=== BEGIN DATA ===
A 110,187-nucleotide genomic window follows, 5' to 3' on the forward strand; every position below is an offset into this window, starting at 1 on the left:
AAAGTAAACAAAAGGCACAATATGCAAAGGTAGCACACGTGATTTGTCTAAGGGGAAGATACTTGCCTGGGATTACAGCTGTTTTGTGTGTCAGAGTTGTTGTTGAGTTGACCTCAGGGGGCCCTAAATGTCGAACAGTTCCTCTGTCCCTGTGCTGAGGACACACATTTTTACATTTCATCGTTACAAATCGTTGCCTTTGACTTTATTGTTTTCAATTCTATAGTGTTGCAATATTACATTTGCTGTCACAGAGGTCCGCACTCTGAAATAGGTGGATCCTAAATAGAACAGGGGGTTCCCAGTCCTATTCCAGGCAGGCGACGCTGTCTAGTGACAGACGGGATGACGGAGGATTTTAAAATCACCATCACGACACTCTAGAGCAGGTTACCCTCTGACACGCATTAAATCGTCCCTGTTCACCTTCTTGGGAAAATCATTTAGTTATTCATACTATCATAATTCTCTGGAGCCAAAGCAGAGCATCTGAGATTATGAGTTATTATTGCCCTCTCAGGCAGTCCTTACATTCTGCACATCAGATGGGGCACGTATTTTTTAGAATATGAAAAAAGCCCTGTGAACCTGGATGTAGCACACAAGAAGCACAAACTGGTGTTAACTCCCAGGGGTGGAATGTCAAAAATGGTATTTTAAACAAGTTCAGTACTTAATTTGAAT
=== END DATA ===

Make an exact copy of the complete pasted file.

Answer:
A 110,187-nucleotide genomic window follows, 5' to 3' on the forward strand; every position below is an offset into this window, starting at 1 on the left:
AAAGTAAACAAAAGGCACAATATGCAAAGGTAGCACACGTGATTTGTCTAAGGGGAAGATACTTGCCTGGGATTACAGCTGTTTTGTGTGTCAGAGTTGTTGTTGAGTTGACCTCAGGGGGCCCTAAATGTCGAACAGTTCCTCTGTCCCTGTGCTGAGGACACACATTTTTACATTTCATCGTTACAAATCGTTGCCTTTGACTTTATTGTTTTCAATTCTATAGTGTTGCAATATTACATTTGCTGTCACAGAGGTCCGCACTCTGAAATAGGTGGATCCTAAATAGAACAGGGGGTTCCCAGTCCTATTCCAGGCAGGCGACGCTGTCTAGTGACAGACGGGATGACGGAGGATTTTAAAATCACCATCACGACACTCTAGAGCAGGTTACCCTCTGACACGCATTAAATCGTCCCTGTTCACCTTCTTGGGAAAATCATTTAGTTATTCATACTATCATAATTCTCTGGAGCCAAAGCAGAGCATCTGAGATTATGAGTTATTATTGCCCTCTCAGGCAGTCCTTACATTCTGCACATCAGATGGGGCACGTATTTTTTAGAATATGAAAAAAGCCCTGTGAACCTGGATGTAGCACACAAGAAGCACAAACTGGTGTTAACTCCCAGGGGTGGAATGTCAAAAATGGTATTTTAAACAAGTTCAGTACTTAATTTGAAT